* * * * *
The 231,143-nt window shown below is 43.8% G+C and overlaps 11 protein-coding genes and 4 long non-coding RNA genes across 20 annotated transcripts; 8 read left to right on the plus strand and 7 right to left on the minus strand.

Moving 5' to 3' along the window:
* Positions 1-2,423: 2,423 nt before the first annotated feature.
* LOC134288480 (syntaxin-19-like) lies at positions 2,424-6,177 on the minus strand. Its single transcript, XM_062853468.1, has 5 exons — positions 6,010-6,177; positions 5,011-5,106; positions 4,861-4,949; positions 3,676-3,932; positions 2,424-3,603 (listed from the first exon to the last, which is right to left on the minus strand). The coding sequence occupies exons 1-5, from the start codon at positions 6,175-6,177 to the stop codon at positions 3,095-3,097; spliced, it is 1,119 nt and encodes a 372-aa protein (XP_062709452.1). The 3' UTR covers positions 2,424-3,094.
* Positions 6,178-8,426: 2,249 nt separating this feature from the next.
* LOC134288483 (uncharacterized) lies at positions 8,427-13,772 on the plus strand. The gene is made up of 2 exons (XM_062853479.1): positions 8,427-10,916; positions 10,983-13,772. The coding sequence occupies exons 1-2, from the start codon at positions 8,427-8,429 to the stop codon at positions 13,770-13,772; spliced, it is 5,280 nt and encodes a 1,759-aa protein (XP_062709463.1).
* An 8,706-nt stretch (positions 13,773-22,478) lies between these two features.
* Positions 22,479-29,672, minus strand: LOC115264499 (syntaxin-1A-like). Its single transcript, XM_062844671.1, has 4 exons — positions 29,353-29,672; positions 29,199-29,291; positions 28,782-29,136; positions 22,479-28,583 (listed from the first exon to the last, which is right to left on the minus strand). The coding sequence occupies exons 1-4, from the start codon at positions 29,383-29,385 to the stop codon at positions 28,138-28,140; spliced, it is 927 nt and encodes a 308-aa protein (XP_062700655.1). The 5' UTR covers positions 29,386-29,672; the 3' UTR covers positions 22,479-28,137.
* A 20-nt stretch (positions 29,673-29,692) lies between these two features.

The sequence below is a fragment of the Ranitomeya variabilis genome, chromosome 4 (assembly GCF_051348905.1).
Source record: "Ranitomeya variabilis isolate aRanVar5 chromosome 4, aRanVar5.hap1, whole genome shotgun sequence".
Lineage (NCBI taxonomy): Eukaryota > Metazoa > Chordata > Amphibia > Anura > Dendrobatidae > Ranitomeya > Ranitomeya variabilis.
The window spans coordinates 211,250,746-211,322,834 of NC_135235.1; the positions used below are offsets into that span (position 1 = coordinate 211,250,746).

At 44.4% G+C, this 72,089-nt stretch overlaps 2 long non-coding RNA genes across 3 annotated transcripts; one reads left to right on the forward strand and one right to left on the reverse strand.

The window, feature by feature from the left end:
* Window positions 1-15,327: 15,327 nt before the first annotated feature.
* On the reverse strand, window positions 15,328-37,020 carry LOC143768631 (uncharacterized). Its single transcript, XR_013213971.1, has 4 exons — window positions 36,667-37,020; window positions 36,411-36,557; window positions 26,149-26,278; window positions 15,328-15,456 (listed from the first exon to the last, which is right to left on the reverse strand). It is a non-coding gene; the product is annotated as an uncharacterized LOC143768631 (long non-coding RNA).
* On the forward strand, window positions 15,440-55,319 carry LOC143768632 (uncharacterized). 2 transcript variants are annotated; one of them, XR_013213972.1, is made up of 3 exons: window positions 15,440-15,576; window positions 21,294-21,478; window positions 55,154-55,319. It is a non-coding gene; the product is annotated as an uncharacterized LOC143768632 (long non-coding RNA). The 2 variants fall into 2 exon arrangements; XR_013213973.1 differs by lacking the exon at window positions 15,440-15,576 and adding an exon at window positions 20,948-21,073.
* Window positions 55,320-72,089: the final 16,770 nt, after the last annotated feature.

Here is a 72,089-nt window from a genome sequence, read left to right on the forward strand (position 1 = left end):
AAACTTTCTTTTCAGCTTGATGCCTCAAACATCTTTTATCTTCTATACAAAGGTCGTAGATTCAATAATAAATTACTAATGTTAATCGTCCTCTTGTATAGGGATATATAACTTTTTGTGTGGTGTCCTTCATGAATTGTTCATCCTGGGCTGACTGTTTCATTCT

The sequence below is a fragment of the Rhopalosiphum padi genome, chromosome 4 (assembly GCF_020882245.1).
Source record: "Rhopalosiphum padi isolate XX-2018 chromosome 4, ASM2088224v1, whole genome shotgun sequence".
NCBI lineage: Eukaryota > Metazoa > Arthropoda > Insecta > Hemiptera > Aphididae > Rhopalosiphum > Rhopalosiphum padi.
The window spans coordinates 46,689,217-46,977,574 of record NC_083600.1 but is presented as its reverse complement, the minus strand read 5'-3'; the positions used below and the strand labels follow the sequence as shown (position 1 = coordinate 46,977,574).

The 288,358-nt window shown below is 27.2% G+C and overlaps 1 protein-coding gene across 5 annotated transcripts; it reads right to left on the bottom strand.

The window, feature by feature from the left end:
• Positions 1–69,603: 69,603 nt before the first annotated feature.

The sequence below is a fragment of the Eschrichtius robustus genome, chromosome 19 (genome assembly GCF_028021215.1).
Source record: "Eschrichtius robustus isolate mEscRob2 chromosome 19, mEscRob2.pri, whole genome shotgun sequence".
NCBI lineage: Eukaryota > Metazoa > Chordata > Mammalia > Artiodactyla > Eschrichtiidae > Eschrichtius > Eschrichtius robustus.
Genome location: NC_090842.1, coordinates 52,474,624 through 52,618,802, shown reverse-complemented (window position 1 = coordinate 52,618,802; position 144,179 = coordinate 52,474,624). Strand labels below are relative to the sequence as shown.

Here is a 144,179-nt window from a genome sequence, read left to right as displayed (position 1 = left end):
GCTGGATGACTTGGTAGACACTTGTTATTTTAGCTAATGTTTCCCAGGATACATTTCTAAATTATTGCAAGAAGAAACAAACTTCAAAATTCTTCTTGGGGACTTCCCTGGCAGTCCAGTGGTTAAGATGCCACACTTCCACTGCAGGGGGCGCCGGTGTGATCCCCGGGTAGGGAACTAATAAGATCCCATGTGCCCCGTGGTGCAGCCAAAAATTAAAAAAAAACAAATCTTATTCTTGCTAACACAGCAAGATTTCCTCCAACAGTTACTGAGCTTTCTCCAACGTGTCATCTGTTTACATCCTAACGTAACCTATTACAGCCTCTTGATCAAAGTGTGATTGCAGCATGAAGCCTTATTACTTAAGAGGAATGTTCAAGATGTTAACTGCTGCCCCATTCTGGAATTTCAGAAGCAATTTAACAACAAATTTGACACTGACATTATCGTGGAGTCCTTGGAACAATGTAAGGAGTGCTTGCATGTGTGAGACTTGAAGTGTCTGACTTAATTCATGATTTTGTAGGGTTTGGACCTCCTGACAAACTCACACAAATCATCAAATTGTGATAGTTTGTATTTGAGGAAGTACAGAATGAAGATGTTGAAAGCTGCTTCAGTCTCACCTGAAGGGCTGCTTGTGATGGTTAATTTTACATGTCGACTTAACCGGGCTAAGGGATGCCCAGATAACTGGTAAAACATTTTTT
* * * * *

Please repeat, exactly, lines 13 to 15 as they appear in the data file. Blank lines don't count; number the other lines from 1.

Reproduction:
The window spans coordinates 211,250,746-211,322,834 of NC_135235.1; the positions used below are offsets into that span (position 1 = coordinate 211,250,746).

At 44.4% G+C, this 72,089-nt stretch overlaps 2 long non-coding RNA genes across 3 annotated transcripts; one reads left to right on the forward strand and one right to left on the reverse strand.

The window, feature by feature from the left end: